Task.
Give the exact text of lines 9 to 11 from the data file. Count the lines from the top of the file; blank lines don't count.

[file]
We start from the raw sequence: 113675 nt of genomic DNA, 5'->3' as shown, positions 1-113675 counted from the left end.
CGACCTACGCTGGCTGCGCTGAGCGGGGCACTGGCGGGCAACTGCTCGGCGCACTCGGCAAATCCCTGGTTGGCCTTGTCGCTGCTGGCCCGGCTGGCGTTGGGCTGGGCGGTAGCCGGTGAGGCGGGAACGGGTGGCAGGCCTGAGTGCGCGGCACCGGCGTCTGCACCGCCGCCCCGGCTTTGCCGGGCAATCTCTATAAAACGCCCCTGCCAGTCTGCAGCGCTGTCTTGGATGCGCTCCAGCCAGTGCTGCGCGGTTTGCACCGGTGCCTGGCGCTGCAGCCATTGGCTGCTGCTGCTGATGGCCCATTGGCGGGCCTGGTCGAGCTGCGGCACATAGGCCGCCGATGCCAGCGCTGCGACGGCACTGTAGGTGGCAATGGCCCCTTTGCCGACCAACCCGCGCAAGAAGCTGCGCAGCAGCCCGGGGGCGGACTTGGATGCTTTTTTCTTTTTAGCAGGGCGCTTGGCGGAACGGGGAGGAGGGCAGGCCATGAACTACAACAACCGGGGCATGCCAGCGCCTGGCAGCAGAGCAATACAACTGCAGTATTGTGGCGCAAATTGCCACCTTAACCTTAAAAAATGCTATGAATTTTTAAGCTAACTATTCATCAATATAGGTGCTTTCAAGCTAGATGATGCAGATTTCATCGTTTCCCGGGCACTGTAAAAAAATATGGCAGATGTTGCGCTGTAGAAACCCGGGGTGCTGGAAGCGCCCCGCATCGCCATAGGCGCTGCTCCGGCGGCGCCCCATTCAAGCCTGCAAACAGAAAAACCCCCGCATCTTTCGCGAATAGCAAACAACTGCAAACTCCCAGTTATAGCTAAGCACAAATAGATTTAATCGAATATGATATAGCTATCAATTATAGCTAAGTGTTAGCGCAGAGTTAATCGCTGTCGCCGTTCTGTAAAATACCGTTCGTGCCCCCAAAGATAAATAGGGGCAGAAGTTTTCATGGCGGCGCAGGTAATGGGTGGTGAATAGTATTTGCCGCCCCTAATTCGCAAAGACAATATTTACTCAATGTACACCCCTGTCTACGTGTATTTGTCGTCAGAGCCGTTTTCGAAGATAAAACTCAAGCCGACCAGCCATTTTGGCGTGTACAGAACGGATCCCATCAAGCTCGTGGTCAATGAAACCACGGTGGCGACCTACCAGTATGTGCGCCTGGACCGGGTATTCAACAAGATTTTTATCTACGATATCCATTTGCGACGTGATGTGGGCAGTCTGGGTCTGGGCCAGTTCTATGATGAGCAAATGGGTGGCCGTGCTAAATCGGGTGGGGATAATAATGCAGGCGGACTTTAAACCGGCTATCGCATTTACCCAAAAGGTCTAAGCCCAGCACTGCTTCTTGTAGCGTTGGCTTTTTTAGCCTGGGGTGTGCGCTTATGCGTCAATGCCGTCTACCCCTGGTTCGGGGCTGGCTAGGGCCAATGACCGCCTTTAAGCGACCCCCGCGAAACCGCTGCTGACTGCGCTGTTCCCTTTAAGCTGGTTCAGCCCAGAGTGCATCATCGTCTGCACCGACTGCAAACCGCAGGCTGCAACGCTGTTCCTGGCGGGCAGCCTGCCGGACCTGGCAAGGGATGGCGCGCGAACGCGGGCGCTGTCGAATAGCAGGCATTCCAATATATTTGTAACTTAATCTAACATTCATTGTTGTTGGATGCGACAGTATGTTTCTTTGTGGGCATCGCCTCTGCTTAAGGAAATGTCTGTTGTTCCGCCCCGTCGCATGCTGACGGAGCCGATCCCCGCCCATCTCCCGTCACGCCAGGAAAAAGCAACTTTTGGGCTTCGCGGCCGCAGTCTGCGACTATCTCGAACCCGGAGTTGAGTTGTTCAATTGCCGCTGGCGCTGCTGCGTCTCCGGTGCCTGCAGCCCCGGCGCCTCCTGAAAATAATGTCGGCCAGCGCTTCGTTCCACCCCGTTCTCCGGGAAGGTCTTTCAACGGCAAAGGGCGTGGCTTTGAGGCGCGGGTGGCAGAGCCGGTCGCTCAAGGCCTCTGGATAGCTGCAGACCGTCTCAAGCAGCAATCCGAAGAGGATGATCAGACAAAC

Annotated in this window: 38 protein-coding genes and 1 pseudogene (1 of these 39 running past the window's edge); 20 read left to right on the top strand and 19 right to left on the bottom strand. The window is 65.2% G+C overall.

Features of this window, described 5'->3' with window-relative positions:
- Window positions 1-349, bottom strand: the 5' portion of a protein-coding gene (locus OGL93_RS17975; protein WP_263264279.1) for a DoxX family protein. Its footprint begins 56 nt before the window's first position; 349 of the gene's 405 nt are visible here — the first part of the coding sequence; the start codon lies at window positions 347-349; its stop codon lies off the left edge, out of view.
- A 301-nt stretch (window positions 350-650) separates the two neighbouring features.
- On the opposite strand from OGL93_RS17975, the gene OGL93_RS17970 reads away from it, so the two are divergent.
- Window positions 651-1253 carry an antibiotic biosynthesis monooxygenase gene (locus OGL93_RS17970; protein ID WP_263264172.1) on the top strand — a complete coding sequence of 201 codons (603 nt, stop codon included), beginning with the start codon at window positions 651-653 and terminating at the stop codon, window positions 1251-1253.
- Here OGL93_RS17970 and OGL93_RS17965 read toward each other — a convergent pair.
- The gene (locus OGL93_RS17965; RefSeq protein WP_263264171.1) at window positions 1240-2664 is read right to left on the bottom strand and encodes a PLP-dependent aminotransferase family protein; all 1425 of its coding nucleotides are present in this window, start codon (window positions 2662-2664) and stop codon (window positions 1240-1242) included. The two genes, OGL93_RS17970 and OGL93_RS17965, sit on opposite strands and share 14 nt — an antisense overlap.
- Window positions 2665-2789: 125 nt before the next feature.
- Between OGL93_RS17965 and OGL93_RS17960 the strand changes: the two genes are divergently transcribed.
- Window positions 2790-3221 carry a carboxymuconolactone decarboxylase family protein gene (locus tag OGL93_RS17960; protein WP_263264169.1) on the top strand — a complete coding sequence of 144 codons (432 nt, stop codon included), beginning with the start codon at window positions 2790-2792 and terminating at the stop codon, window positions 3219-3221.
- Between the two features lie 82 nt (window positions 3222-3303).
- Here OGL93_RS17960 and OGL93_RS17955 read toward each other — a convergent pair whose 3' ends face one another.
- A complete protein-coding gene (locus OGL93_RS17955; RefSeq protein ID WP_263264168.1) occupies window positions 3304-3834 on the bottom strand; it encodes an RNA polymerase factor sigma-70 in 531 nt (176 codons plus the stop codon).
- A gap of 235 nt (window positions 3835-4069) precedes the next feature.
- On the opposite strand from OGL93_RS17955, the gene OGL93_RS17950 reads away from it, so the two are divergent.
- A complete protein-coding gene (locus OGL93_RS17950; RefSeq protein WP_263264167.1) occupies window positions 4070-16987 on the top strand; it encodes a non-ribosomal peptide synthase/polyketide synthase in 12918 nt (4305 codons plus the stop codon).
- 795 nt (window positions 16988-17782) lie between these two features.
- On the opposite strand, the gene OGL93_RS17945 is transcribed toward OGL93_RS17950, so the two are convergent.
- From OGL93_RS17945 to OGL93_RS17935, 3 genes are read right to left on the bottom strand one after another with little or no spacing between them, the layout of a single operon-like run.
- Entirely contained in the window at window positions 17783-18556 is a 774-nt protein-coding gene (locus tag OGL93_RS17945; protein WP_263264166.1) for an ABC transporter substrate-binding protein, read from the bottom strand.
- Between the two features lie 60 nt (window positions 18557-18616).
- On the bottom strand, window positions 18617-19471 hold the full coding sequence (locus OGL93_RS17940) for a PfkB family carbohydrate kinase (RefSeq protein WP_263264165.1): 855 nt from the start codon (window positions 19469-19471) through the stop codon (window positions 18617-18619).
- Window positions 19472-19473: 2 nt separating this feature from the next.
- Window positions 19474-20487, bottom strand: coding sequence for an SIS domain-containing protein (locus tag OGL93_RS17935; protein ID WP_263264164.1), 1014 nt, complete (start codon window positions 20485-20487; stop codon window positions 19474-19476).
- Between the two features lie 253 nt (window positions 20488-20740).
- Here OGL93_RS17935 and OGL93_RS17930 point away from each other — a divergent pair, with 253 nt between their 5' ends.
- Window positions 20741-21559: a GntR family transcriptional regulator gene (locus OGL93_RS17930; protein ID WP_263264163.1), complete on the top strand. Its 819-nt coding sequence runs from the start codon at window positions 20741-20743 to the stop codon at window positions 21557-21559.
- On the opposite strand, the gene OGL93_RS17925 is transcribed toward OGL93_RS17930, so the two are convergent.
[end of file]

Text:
- Here OGL93_RS17970 and OGL93_RS17965 read toward each other — a convergent pair.
- The gene (locus OGL93_RS17965; RefSeq protein WP_263264171.1) at window positions 1240-2664 is read right to left on the bottom strand and encodes a PLP-dependent aminotransferase family protein; all 1425 of its coding nucleotides are present in this window, start codon (window positions 2662-2664) and stop codon (window positions 1240-1242) included. The two genes, OGL93_RS17970 and OGL93_RS17965, sit on opposite strands and share 14 nt — an antisense overlap.
- Window positions 2665-2789: 125 nt before the next feature.